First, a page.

Did you forget about natural history, the story of the earth and its inhabitants in all their particulars? Yes, particulars, for it is in the details that the most wondrous stories lurk. Have you learned the specifics of even a single species as it finds a place and a way on this small planet? If not, then you are missing out.
When I look east from my end of the big Double Helix Ranch writer’s table, I see mesquite and post oak. I see little bluestem and Indian grasses. I see across a valley in the Llano uplift to the hills the frackers want to blast for their white Cambrian sands.
But when I look west, I see books. The entire long wall of this great room is bookshelves. Forty-eight of them are full, nearly entirely with books about life forms, from lichens to dinosaurs, grasses and flowers to nematodes, dragonflies to damselflies, fishes, turtles, amphibians, mammals, birds, deer, and life in Texas. Just half of one of these shelves holds 12 books: Handbook of turtles, Batricios de Chile, Amphibians of Argentina, Amphibien urodèles de la Chine, Amphibians of central and southern Africa, Frogs of Southeastern Brazil, Frogs of Colombia, Type specimens of reptiles and amphibians in the United States National Museum, The New World fieldbook of reptiles and amphibians, Australian reptiles in color, Reptiles and amphibians of Australia, and Amphibians and reptiles in Kansas. Other shelves hold equal riches, Ridgeway’s entire bird series, catalogs of fishes, Birds of Texas, and on and on.
These books take my breath away and I feel dizzy. How badly I want to learn what is in even one of them. Perhaps I might start with the brand new guide to the damselflies of Texas by John Abbott with its careful drawings of long damselfly abdomens by Barrett Klein and detailed photographs of male claspers unique to species. This is a modern book, published just last year.
There are also older books, like the one by Arthur Cleveland Bent called Life Histories of North American Wood Warblers, published in 1953, the year I was born, the 203rd Bulletin of the United States National Museum. The entry on the endangered endemic Hill Country local, the golden-cheeked warbler, describes its favored scrubby habitat and its nests, quoting from Attwater in detail from 1907 as told to Dr. Chapman, in the colloquial style of the time. “The favorite nesting haunts are isolated patches or clumps of scrubby cedars, with scant foliage, on the summits of the scarped cañon slopes, and in the thick cedar “brakes.” In cedar the older growth of trees is always selected, and no attempt at concealment is made.” The entry goes on to discuss stomach contents of young birds, making it clear that killing birds was part of a normal study at the time. This is only one entry of a book of 734 pages, just on the wood warblers of North America.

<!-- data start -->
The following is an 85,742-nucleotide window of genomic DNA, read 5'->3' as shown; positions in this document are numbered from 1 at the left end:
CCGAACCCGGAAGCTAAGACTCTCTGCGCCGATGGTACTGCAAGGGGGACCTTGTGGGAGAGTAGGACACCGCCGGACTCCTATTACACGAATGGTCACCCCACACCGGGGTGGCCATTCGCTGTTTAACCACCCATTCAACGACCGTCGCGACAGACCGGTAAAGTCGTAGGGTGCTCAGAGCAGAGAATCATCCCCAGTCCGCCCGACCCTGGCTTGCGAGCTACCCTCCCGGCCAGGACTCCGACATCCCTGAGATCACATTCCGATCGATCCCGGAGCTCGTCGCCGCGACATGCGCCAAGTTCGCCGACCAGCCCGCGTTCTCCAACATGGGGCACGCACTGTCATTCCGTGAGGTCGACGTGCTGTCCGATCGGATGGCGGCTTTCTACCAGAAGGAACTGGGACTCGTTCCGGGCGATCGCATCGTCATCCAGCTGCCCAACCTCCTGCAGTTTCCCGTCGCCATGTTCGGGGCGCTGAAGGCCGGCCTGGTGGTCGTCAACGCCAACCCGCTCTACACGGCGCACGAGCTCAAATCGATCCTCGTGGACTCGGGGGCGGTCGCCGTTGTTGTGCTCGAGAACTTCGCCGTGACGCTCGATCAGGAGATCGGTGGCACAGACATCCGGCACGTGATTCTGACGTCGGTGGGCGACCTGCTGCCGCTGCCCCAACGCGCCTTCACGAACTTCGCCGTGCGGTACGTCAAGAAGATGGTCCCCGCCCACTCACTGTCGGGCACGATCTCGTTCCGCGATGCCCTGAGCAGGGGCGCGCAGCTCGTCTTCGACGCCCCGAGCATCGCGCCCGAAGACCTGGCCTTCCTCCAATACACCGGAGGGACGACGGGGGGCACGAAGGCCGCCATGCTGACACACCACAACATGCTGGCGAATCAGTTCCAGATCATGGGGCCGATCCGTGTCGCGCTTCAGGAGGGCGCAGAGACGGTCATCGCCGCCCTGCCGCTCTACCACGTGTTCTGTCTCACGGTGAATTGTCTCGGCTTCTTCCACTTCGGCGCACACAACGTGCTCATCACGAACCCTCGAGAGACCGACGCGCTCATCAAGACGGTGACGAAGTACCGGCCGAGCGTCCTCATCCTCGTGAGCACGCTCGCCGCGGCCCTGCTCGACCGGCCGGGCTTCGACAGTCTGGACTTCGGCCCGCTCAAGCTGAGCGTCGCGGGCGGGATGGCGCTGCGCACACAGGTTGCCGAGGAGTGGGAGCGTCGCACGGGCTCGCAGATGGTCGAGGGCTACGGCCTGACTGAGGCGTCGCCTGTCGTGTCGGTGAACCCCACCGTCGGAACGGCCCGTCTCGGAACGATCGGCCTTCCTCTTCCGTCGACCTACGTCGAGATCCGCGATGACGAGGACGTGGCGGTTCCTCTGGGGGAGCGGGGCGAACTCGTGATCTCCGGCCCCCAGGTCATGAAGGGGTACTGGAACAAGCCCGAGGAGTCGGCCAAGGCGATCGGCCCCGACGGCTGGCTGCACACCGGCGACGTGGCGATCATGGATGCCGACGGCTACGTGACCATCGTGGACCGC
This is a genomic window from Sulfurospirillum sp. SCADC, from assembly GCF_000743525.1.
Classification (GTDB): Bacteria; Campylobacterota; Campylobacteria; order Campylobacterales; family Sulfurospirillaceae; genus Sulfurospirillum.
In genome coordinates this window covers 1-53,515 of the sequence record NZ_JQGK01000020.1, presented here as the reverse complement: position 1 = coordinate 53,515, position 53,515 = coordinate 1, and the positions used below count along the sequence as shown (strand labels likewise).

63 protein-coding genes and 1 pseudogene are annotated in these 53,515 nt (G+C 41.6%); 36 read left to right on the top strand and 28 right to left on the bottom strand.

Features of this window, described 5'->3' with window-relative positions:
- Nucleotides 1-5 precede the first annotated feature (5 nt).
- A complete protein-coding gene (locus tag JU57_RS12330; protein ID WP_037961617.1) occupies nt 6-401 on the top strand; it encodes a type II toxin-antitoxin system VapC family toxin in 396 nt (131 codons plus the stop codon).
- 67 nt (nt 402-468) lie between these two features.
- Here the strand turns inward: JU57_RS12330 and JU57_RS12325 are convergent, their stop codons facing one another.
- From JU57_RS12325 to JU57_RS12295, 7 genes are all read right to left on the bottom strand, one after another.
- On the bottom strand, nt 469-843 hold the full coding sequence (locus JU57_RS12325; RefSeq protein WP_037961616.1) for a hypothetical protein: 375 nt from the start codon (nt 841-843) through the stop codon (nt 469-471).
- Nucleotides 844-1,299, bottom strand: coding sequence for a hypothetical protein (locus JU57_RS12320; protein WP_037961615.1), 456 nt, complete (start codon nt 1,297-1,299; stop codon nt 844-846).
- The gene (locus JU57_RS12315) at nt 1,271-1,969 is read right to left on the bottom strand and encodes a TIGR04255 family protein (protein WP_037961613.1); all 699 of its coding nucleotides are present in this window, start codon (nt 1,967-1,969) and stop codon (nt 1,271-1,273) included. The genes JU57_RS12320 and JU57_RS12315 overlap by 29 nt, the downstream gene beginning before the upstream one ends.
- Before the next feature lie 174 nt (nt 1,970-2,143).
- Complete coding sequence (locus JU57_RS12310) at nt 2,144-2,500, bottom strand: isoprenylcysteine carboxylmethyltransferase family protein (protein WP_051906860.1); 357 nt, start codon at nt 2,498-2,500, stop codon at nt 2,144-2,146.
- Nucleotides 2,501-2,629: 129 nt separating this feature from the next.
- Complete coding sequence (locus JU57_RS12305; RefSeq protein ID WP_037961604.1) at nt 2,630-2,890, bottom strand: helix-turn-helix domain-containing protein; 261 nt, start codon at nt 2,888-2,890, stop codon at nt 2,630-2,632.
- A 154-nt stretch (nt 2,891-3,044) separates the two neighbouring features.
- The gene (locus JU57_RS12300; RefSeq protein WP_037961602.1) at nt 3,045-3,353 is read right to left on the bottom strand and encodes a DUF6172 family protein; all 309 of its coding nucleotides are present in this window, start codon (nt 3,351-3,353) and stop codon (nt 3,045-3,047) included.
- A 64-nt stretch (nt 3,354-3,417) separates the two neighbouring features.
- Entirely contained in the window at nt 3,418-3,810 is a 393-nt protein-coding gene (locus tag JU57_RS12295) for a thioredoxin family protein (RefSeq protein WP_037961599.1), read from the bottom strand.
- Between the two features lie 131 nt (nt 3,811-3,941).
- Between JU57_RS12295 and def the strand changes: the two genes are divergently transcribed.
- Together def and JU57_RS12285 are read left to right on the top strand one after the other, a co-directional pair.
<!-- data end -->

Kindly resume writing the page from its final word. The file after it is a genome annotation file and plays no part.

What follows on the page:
In my university, the genetics graduate students are encouraged to rotate through four kinds of labs, yeast, worm, fly, and mouse before they choose their life’s work. Labs in each of those areas focus largely on descendants of one or few individuals. How much of life’s variety is missed by this approach! I suppose focus might be needed for some sorts of study, but it can close the mind if those shackles are not shed as soon as possible. Some I fear may not even realize the binds exist, so narrow has their perspective become.
Perhaps it was this mindset that caused a colleague at a prestigious university to ask me recently about “the ant.” This person did not want to hear about ants in all their variety. She wanted to know about the ant, the typical ant, as if there was one form that prevailed. I might have pointed out that Hölldobler and Wilson entitled their masterful book The Ants, not The Ant. I could have told her about fire ants and their many-queen budding colony form or their single queen form. I could have told her about harvester ants that form workers from the sperm of another species. I could have told her about species with tiny colonies that fill acorns, or large ones that defend entire trees. Instead, I was speechless.
I hope you make time to remember books. I hope you make time to wander through the Q shelves in the library, and then have the opportunity to tie what you read to what you see outside. My view to the glowing east gives me peace and time to write. The wall of books behind me helps me know where to explore and what to say.
written at the Double Helix Ranch Writer’s Retreat